Farewell, Mohamed Khan; Brilliant, Empowering Director

In the small hours of this morning, Egypt lost one of its most talented directors, and the world lost an artist whose work has enriched the film industry endlessly.

Mohamed Khan, who passed away at the age of 73, has always had a distinct, delicate feel to his films. They didn’t need to be excessively sad for them to touch our hearts. Little things like Menna Shalaby tearing up in a sound booth or Ghada Adel stuttering uncomfortably in front of Khaled Abol Naga moved the viewers so effortlessly. That delicate, child-like sense of wonder with which Mohamed Khan saw the world is one of the most precious things he ever brought into the industry.

That is not all, though. The skilled director was quite the feminist. Since he started making films decades ago, he has been consistently making timeless classics, and many of them have empowered women. A man ahead of his time, he made movies that told women “you don’t have to accept this treatment” and urged them to find themselves, fight for themselves, and see themselves as the star of their own story.


Maw’ed ‘Ala Al ‘Ashaa


The heart-wrenching drama starring Ahmed Zaki, Soad Hosny and Hussein Fahmy had us squirming in our seats during that last dinner scene. Soad Hosny plays a woman trapped in an abusive, unhappy marriage. When she realizes there’s no way out of his deathly grip, she takes drastic measures. We never looked at Musakaa Bechamel the same way ever again!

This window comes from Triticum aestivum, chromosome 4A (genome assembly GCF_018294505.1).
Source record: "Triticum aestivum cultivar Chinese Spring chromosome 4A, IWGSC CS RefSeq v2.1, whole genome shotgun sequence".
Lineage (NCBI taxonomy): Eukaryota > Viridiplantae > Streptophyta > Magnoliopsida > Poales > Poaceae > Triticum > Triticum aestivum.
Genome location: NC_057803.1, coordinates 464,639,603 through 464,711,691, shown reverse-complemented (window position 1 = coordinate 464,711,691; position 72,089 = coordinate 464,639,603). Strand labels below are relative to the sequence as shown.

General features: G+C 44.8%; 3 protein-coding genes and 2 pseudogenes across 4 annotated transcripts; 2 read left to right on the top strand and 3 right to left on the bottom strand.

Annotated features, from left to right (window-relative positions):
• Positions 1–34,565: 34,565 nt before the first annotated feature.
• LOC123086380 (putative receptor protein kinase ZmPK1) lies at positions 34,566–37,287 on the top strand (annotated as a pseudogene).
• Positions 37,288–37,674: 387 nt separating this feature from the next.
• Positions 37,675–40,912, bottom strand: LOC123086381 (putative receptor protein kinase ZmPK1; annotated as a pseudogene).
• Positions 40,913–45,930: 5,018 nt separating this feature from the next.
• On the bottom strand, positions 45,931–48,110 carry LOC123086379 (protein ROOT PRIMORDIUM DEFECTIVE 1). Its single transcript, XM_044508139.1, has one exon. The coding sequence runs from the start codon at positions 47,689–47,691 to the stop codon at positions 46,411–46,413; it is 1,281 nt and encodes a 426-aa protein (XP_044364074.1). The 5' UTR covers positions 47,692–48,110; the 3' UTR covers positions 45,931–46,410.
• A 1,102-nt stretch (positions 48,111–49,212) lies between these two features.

Zawgat Ragol Mohem

zawgat ragol mohem

A heartbreaking tale of yet another abusive relationship, which Khan depicted beautifully. Khan’s ability to capture emotion so skillfully came in handy, as he made the audience feel claustrophobic along with Mirvette Amin’s character. When she has had enough, she takes control over her abuser, with a bang.


Al Ghar’ana


A mystical story, which deliberately gave off this indie film feel with its minimal dialogue and powerful imagery. While Nabila Ebeid’s character isn’t the most powerful, the movie shows how women’s fates are decided for them by men in their society.


Banat Wust El Balad

banat wust elbalad

The sister code has never been demonstrated better. Banat Wust El Balad is a beautiful, delicate film, which tells the story of two Egyptian girls whose lives revolve around Downtown Cairo. The girls are strong, feisty, and above all, have each other’s backs, regardless of whatever comes between them.


Fi Sha’et Masr El Gedeeda

sha2et masr elgedida

This beautiful film tells the story of a sweet, yet slightly naive young woman, played by Ghada Adel, whose faith in true love and friendship brings her all the way to Cairo. When she leaves her hometown to go see her teacher in Heliopolis, she finds that another man, Khaled Abol Naga, is living in what used to be her apartment. The savvy Cairene man and pure young woman’s stories intertwine, bringing these polar opposites together in the most beautiful way. Through this story, the viewer can tell that the young woman’s purity is not a weakness, but a strength, that the strong, clever man is fascinated by.


Fatat El Masnaa’

fatat almasna

Similar to the previous film, this one also revolves around a beautiful, pure young woman. She falls for her employer, and has to overcome society’s obstacles after realizing she will get very little support in pursuit of this love. A modern-day Cinderella story!

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